The new line, a soft red winter wheat often used for pastries, exhibits nearly four-times fewer mycotoxins when exposed to the fungus, than other wheat varieties on the market. The level of mycotoxins present in wheat can greatly affect yields, as well asgrade and market value.
The line has been approved by the Ontario Cereal Crops Committee, and registered for production in Eastern Canada under the name Wonder. The line was developed by scientists with Agriculture and Agri-Food Canada (AAFC) in Ottawa and Hyland Seeds in Blenheim, Ontario. The development of Wonder was led by Dr. Radhey Pandeya of the Eastern Cereal and Oilseed Research Centre, and Hyland cereal breeders.
"Wonder is a major step forward in the battle against Fusarium and a good example of the type of innovation that can beachieved when government and industry work together," said Dr. Pandeya. "Fusarium has cost the Canadian agri-food industry hundreds of millions of dollars over the past 20 years, and our scientists in Western Canada are continuing efforts to develop similar varieties conducive to growing in that region."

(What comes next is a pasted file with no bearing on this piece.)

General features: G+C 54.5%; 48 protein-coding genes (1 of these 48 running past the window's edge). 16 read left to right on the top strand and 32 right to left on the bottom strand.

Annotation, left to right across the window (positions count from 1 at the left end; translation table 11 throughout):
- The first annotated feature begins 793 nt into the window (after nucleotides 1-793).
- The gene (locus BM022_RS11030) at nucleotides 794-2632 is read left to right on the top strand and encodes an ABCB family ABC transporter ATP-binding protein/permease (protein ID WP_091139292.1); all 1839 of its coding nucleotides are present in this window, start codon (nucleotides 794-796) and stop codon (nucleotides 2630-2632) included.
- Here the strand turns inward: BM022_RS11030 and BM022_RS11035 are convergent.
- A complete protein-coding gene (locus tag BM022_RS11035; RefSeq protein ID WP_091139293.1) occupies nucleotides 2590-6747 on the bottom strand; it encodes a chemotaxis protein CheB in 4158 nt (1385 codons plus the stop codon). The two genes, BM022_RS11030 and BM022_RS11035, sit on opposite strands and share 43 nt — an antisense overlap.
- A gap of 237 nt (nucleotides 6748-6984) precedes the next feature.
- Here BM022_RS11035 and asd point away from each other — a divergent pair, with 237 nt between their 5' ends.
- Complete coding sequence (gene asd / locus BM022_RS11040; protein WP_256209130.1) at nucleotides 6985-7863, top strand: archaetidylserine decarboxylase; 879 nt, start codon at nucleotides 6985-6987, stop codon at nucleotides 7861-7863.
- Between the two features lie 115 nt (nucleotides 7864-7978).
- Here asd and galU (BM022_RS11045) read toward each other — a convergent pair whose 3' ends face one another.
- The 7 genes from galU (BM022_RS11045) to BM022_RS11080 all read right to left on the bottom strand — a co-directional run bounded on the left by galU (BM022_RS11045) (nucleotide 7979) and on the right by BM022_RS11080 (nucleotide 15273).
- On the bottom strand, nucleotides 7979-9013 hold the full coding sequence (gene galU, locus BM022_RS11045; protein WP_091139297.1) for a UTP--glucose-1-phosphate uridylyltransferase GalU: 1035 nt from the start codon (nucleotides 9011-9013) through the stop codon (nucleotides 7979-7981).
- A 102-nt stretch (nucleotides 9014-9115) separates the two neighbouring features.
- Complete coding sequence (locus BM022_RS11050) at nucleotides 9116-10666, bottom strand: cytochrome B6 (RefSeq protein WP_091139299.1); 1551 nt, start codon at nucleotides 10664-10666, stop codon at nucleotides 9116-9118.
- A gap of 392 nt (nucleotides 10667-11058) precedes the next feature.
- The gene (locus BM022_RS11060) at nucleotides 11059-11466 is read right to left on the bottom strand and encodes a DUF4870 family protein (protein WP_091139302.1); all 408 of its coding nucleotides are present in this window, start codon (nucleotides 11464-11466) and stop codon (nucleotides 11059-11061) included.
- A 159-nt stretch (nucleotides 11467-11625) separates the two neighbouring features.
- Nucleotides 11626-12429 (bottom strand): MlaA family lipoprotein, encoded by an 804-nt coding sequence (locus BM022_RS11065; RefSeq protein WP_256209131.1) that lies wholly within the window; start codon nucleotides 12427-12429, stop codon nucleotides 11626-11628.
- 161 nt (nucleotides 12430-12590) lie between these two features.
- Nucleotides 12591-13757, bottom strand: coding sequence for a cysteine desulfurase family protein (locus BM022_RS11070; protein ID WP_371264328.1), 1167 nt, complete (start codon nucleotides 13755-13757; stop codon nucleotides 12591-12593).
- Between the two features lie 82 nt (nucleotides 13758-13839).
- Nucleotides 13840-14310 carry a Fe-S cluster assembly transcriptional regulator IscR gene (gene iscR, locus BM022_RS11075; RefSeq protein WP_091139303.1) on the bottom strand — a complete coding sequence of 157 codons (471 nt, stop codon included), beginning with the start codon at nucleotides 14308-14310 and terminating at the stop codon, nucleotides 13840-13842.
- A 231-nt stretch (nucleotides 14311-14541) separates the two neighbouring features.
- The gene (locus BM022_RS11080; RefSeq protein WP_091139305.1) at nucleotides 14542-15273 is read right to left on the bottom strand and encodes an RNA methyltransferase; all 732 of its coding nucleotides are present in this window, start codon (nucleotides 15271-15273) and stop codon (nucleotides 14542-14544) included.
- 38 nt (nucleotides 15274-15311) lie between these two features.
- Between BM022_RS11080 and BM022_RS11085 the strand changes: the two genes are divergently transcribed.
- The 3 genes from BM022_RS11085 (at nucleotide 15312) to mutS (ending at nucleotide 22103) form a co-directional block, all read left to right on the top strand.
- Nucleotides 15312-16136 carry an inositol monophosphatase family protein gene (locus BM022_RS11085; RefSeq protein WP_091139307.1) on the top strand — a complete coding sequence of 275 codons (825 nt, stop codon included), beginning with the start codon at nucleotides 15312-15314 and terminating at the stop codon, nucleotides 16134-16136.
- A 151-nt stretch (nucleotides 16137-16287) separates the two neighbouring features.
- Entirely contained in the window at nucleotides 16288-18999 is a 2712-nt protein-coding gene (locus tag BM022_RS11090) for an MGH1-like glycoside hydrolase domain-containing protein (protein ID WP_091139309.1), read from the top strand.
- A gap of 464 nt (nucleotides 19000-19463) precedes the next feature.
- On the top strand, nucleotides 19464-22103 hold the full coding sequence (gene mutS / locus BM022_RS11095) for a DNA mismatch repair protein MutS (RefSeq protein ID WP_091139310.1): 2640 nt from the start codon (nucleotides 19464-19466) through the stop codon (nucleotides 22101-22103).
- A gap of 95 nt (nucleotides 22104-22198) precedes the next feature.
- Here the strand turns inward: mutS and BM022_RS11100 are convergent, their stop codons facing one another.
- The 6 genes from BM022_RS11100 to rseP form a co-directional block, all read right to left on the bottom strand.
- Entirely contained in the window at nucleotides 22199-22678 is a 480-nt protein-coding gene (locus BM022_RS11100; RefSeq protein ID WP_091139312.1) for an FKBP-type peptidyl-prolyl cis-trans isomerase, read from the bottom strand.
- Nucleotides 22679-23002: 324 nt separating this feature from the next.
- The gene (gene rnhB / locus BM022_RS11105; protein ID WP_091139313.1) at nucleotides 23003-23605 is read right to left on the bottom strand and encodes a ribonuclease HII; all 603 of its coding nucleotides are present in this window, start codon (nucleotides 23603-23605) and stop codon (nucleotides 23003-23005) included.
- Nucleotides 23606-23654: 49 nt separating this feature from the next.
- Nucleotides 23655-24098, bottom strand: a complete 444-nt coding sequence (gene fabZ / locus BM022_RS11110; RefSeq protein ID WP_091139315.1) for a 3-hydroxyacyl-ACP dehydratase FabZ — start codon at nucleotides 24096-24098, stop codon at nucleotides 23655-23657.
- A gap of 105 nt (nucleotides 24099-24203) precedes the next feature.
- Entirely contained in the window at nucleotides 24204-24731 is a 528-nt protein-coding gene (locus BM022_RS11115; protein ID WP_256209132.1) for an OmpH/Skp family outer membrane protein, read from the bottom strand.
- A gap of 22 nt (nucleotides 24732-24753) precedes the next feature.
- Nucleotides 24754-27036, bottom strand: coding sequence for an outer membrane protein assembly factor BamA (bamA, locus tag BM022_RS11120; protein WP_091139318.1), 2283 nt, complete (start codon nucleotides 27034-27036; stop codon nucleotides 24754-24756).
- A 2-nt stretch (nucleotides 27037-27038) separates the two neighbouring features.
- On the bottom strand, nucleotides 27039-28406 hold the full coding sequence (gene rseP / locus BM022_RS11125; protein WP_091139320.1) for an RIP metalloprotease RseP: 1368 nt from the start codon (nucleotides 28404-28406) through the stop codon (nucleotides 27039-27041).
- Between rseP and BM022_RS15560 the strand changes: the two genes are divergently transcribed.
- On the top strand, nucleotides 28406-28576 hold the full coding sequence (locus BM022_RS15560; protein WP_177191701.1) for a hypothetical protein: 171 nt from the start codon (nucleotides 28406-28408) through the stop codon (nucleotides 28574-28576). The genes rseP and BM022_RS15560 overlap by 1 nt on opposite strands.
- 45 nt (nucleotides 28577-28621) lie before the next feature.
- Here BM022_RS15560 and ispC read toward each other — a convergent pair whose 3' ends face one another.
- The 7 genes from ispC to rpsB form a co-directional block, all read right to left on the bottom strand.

Investments in research and development are a key priority of the Agricultural Policy Framework, a comprehensive plan developed with the provinces and industry to make Canada a world leader in food safety and food quality, environmentally responsible production and innovation.
"To our knowledge Wonder is the first Fusarium-tolerant pastry wheat on the market," said Henry Olechowski, research director with Hyland Seeds. "The new variety is sure to be welcome news to growers as Fusarium head blight is an ongoing concern in Eastern Canada and the Northeastern United States."
Contact: Media Relations
Agriculture and Agri-food Canada